• $\begingroup$ If the bands are narrow then you might be able to do it with only 2 data points. You would also need to know detection efficiency in both frequency bands. The BB formula has 2 free parameters : one is the intensity scale factor, the other is temperature. So it is possible, but more point are better, to allow for errors (incuding averaging errors). ... Averaging across bands could be a problem if they are quite broad compared with the BB curve. $\endgroup$ Mar 17, 2017 at 19:54
  • $\begingroup$ The claim I usually see is that only a few percent of the static one sees on an analog TV is actually from the cosmic microwave background (see for example skeptics.stackexchange.com/questions/5264/…), so you might not see what you hope to. But it's worth a try! One you map out whatever you can see, maybe you can read around (or ask another question here) and try to figure out what it is that you are measuring. $\endgroup$
    – Rococo
    Mar 17, 2017 at 21:09
  • $\begingroup$ @Rococo: There's no question that my gadget can form images based on just ambient 13GHz radiation. I have made images of the moon with it as well. I'm rewriting the software that drives it to make it better for radio astronomy. $\endgroup$
    – JRE
    Mar 17, 2017 at 21:21

1 Answer 1


First, let's check whether the expected power levels are large enough to actually detect. The power spectral radiance of black body radiation at frequency $\nu$ and temperature $T$ is

$$B(\nu) = \frac{2 h \nu^3}{c^2} \left( \exp \left( h \nu / k_b T \right) - 1 \right)^{-1} \, .$$

Putting in numbers, a room temperature surface of area 1 square meter emits about $$10^{-13} \, \text{mW/Hz}$$ at 11 GHz. That's roughly -130 dBm/Hz. An off the shelf spectrum analyzer from Keysight/Agilent/whatever has a noise floor of -140 dBm/Hz. Therefore, if we could collect all of the power coming from our object, we should be able to see it above the noise of an off-the-shelf detector.

Of course, collecting all of the emitted power is not possible. We lose some to the fact that we can't cover all emission angles from our object, and we lose more because our antenna isn't perfectly mode/impedance matched to the incoming radiation. I don't know much about antenna physics so I can't comment on whether or not a real system can be expected to actually image room temperature objects via 11 GHz thermal radiation.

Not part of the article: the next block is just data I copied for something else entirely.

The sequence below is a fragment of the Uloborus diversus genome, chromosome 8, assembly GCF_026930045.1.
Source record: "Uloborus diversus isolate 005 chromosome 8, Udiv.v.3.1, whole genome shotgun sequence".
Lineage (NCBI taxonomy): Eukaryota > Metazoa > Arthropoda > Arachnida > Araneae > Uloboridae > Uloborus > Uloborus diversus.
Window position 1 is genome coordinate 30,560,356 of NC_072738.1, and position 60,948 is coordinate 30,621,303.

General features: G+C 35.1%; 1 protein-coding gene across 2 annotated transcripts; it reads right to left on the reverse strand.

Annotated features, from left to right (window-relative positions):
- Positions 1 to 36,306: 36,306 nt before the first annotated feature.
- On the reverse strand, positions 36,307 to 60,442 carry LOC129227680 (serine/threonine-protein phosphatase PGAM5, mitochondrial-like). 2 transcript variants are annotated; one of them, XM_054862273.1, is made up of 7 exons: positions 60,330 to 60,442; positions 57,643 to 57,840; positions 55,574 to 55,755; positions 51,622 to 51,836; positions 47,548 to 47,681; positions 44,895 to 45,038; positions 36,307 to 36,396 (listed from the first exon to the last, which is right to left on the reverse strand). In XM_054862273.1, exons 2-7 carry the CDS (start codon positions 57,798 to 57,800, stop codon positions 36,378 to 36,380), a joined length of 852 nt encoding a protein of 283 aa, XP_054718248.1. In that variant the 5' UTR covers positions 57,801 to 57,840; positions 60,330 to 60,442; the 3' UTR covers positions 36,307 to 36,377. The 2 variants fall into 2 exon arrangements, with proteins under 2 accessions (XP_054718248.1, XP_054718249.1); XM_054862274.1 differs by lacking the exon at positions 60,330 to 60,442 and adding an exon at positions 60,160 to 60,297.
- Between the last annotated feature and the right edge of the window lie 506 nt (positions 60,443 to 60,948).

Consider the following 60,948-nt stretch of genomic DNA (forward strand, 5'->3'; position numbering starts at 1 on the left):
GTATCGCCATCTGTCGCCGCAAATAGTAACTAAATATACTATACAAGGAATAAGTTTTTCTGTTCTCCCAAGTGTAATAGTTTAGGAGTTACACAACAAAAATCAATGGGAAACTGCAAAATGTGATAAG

That said, we should point out that radiation from WiFi or local radio stations might provide a larger-than-thermal background, enabling 11 GHz imaging anyway, and it's important to note that shielding ambient GHz radiation can be harder than one might expect $[a]$.

Ok, now let's get to the main question, which is whether or not we can tell the temperature of a thing by the difference in detected black body radiation power measured at 11.2 GHz and 12.2 GHz (the mid points of the ranges indicated in the question). Well, let's just plug in numbers, again for a 1 square meter object (assuming detection of all $4 \pi$ solid angle of radiated power) at 300 Kelvin. At 11.2 GHz we get $1.4 \times 10^{-13} \text{mW/Hz}$, and at 12.2 GHz we get $1.7 \times 10^{-13} \text{mW/Hz}$. This gives a ratio of 0.8 dB, which a commercial device could certainly resolve.

However, the real question is whether or not these numbers are different enough to measure at a different temperature. Let's suppose we drop the temperature to freezing, i.e. 273 Kelvin. Now at 11.2 GHz we get $1.3 \times 10^{-13} \text{mW/Hz}$ and at 12.2 GHz we get $1.6 \times 10^{-13} \text{mW/Hz}$. The ratio is 0.9 dB. That's really close to what we had at 300 Kelvin and I'd be very surprised in a home made device could tell the difference between these two cases. I'm not saying it's impossible, just probably pretty hard.

As a final tidbit, here's a useful formula for the slope of the black body spectrum

$$\frac{dB/B}{d\nu/(k_b T/h)} = 3 \frac{k_b T}{h \nu} - \frac{e^{h \nu/k_b T}}{e^{h \nu / k_b T} - 1} \, .$$

$[a]$: I once wrapped a cell phone in aluminum foil, put the phone in a microwave oven, closed the door, wrapped the microwave oven in aluminum foil, and called the phone. It rang.

  • $\begingroup$ Comments are not for extended discussion; this conversation has been moved to chat. $\endgroup$
    – ACuriousMind
    Mar 21, 2017 at 13:03

Your Answer

By clicking “Post Your Answer”, you agree to our terms of service, privacy policy and cookie policy

Not the answer you're looking for? Browse other questions tagged or ask your own question.